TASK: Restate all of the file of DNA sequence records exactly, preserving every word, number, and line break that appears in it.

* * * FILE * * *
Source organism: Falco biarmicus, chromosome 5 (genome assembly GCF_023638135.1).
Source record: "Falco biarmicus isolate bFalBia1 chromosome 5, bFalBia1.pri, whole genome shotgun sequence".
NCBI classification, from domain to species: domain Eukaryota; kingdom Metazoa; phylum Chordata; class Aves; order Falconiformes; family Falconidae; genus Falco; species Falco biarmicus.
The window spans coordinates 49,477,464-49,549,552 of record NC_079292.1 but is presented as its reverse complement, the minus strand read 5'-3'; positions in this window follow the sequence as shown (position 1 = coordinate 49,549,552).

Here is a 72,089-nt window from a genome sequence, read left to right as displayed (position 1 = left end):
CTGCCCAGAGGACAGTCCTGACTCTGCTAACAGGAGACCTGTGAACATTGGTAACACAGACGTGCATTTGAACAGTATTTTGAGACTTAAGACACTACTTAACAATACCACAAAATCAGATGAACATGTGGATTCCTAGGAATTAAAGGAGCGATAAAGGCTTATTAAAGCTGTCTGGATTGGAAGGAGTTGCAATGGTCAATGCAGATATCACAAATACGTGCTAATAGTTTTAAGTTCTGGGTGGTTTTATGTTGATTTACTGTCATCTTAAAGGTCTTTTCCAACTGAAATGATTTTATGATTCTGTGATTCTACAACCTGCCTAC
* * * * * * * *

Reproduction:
Source organism: Falco biarmicus, chromosome 5 (genome assembly GCF_023638135.1).
Source record: "Falco biarmicus isolate bFalBia1 chromosome 5, bFalBia1.pri, whole genome shotgun sequence".
NCBI classification, from domain to species: domain Eukaryota; kingdom Metazoa; phylum Chordata; class Aves; order Falconiformes; family Falconidae; genus Falco; species Falco biarmicus.
The window spans coordinates 49,477,464-49,549,552 of record NC_079292.1 but is presented as its reverse complement, the minus strand read 5'-3'; positions in this window follow the sequence as shown (position 1 = coordinate 49,549,552).

Here is a 72,089-nt window from a genome sequence, read left to right as displayed (position 1 = left end):
CTGCCCAGAGGACAGTCCTGACTCTGCTAACAGGAGACCTGTGAACATTGGTAACACAGACGTGCATTTGAACAGTATTTTGAGACTTAAGACACTACTTAACAATACCACAAAATCAGATGAACATGTGGATTCCTAGGAATTAAAGGAGCGATAAAGGCTTATTAAAGCTGTCTGGATTGGAAGGAGTTGCAATGGTCAATGCAGATATCACAAATACGTGCTAATAGTTTTAAGTTCTGGGTGGTTTTATGTTGATTTACTGTCATCTTAAAGGTCTTTTCCAACTGAAATGATTTTATGATTCTGTGATTCTACAACCTGCCTAC